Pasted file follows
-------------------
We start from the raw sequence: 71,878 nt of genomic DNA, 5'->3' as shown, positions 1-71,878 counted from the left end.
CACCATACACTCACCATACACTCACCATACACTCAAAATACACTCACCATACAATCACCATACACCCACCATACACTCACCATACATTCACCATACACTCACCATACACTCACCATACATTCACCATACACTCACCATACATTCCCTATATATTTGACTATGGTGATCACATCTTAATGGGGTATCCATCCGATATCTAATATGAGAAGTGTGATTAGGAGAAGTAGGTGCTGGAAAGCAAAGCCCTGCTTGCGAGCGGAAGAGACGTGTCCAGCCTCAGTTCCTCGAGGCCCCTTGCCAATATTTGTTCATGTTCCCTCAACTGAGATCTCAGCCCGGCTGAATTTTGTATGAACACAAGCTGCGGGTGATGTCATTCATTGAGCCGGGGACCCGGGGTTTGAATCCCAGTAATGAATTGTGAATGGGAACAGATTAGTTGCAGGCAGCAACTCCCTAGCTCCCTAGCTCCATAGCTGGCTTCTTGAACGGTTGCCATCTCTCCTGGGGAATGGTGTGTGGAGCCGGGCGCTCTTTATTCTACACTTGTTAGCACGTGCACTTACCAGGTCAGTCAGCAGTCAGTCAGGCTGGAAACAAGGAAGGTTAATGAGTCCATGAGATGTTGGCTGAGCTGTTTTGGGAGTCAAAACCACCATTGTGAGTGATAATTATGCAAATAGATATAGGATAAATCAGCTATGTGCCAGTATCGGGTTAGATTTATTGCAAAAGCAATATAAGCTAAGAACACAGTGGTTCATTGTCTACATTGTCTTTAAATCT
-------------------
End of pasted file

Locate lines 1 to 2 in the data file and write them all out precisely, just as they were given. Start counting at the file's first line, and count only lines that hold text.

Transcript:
We start from the raw sequence: 71,878 nt of genomic DNA, 5'->3' as shown, positions 1-71,878 counted from the left end.
CACCATACACTCACCATACACTCACCATACACTCAAAATACACTCACCATACAATCACCATACACCCACCATACACTCACCATACATTCACCATACACTCACCATACACTCACCATACATTCACCATACACTCACCATACATTCCCTATATATTTGACTATGGTGATCACATCTTAATGGGGTATCCATCCGATATCTAATATGAGAAGTGTGATTAGGAGAAGTAGGTGCTGGAAAGCAAAGCCCTGCTTGCGAGCGGAAGAGACGTGTCCAGCCTCAGTTCCTCGAGGCCCCTTGCCAATATTTGTTCATGTTCCCTCAACTGAGATCTCAGCCCGGCTGAATTTTGTATGAACACAAGCTGCGGGTGATGTCATTCATTGAGCCGGGGACCCGGGGTTTGAATCCCAGTAATGAATTGTGAATGGGAACAGATTAGTTGCAGGCAGCAACTCCCTAGCTCCCTAGCTCCATAGCTGGCTTCTTGAACGGTTGCCATCTCTCCTGGGGAATGGTGTGTGGAGCCGGGCGCTCTTTATTCTACACTTGTTAGCACGTGCACTTACCAGGTCAGTCAGCAGTCAGTCAGGCTGGAAACAAGGAAGGTTAATGAGTCCATGAGATGTTGGCTGAGCTGTTTTGGGAGTCAAAACCACCATTGTGAGTGATAATTATGCAAATAGATATAGGATAAATCAGCTATGTGCCAGTATCGGGTTAGATTTATTGCAAAAGCAATATAAGCTAAGAACACAGTGGTTCATTGTCTACATTGTCTTTAAATCT